The Royal National Lifeboat Institution (RNLI) has released new footage and a crew testimony to give a first-hand insight into what the charity’s volunteer crews often face when they rescue people crossing the English Channel.
The harrowing footage – captured on the helmet cameras of the lifeboat crew from Dover RNLI – is from a recent shout to five people attempting to cross one of the world’s busiest shipping lanes to reach the UK.
Among the casualties were a family of four – including a 14-year-old girl – believed to be from Afghanistan, who were all cared for by the lifeboat crew.
WARNING: Contains footage and detail which may be distressing.
An RNLI crew member, who has responded to similar shouts in the Channel, has also written a first-hand account of what he and his fellow volunteers often face when they launch at the request of HM Coastguard.
‘We are all trained in casualty care,’ he said. ‘Recently, we have received extra training in, not only how to assist a childbirth at sea, but also what to do should we come across tens of bodies floating face down in the water. Our greatest terror is not if, but when.
‘Dinghies are always packed the same way – women and children huddled on the thin plywood floor, men on the outside, seated on the inflated hull. It used to be that dinghies only had 20 people in them. Now, we often pick up vessels with two or three times that amount. The dinghy bottom is usually swilling with a mixture of seawater, petrol and vomit.
‘Floating on top of this highly inflammable, rank cocktail – among the plastic bags and spoiled belongings – you might also see a foot pump and a pile of floppy bicycle inner tubes in case the boat sinks. This is because the buoyancy aids supplied by the traffickers are sometimes stuffed with little more than cardboard.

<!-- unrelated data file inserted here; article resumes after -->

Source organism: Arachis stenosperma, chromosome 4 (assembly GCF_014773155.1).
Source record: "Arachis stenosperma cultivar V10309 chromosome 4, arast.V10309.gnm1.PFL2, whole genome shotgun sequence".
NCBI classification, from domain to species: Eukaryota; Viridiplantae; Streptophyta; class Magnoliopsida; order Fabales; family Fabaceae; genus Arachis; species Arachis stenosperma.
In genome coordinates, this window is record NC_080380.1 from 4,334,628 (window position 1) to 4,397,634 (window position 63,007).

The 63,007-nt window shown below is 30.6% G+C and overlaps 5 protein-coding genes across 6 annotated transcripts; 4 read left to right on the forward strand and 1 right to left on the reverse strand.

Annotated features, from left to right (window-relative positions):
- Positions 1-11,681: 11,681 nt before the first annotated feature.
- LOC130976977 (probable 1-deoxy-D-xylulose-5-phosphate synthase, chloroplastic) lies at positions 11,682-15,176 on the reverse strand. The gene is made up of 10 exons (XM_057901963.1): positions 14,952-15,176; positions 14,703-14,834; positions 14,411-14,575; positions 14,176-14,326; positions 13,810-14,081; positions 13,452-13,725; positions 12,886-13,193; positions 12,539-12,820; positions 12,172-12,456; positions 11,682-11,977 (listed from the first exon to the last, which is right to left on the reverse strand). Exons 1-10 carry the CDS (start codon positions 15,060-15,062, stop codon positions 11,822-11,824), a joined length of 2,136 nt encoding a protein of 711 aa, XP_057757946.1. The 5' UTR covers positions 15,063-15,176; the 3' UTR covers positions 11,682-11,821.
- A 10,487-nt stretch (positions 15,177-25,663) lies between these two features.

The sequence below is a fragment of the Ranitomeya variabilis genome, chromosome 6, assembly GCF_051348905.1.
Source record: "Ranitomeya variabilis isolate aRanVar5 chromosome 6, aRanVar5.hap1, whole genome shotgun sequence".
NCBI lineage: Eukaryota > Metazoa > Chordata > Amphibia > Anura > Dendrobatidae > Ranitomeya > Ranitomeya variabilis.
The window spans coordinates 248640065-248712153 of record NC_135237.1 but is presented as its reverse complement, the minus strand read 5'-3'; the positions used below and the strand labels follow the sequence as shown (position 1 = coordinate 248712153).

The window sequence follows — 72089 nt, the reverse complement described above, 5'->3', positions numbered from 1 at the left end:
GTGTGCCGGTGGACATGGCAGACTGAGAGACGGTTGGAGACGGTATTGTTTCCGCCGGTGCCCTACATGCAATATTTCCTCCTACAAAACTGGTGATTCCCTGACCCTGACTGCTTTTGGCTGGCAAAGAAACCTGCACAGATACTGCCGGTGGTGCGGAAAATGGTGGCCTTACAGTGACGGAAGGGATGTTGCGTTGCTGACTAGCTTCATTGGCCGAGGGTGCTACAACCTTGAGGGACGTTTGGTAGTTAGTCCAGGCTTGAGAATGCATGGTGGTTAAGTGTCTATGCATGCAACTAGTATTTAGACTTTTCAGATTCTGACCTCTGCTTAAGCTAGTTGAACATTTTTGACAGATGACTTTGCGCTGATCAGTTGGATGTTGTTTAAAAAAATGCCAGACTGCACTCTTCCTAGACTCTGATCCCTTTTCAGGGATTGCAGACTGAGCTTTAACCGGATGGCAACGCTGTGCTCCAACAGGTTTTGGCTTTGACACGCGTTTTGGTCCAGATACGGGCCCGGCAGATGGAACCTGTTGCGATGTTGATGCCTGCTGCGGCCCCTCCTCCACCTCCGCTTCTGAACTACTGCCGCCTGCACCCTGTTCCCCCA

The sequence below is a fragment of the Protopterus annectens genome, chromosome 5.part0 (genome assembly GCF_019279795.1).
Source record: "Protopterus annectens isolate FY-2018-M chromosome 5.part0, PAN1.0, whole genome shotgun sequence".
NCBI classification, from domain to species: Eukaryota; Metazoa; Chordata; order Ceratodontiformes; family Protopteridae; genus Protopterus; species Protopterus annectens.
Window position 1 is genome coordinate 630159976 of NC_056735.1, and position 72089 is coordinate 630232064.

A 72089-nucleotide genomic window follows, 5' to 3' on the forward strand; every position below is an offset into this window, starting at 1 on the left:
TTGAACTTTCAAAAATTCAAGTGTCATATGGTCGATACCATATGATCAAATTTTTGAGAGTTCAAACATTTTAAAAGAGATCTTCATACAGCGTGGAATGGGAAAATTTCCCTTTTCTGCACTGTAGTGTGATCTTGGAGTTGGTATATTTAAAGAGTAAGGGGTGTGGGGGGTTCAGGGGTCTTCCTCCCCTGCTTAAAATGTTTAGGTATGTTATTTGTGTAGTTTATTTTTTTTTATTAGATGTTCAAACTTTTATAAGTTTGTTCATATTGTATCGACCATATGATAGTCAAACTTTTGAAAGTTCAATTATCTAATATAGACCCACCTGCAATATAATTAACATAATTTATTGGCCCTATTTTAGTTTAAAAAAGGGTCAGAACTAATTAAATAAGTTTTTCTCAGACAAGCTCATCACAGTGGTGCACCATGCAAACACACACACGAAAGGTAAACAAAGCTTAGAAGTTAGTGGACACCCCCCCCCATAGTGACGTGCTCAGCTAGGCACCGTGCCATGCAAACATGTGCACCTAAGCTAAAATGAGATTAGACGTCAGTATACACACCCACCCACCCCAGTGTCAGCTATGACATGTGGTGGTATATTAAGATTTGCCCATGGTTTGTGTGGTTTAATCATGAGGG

‘Even on a mild day, somewhere on the imaginary line between the UK and France, the swell can slop about uneasily and an overloaded dinghy will flex dangerously against its glued seams. Coming across a dinghy in anything more than these conditions makes mouths go dry.
‘There is an unspoken fear among crew that a dinghy will split apart as people rush and clamber over its sides. This is where the skill of the coxswain is truly remarkable for, whatever the weather, he manoeuvres our boat into such a position that we are close enough to start pulling people across. Getting them onboard is rarely pretty.
‘We pass lines to outstretched palms to thread through carry handles at the bow and stern of the dinghy; that way, we can bring it alongside and, in theory, the people can step across quickly and safely. But because the boats are cheap and cynically made for one purpose only, the handles quickly come away under load. That’s when people start to panic.
‘This is the most terrifying part. Some hold up their children, hoping we will save the most vulnerable first. Others just make a leap for it, scrambling across the churning gap between the boats, hoping that their strength will be enough to save them. All we can do is our best.
‘As the two vessels lurch unevenly side by side, rearing up and down, it feels overwhelmingly chaotic. I’ve seen parents throw their babies across; I’ve seen others trampling neighbours to the floor; I’ve seen men fighting as they struggle to hold one another back; I’ve seen terror as old women hold up clasped hands in prayer, not looking to us but instead to the sky.
‘All we can do is pack the deck as evenly as possible, putting the youngest and fittest-looking men at the bow and bringing women and families inside.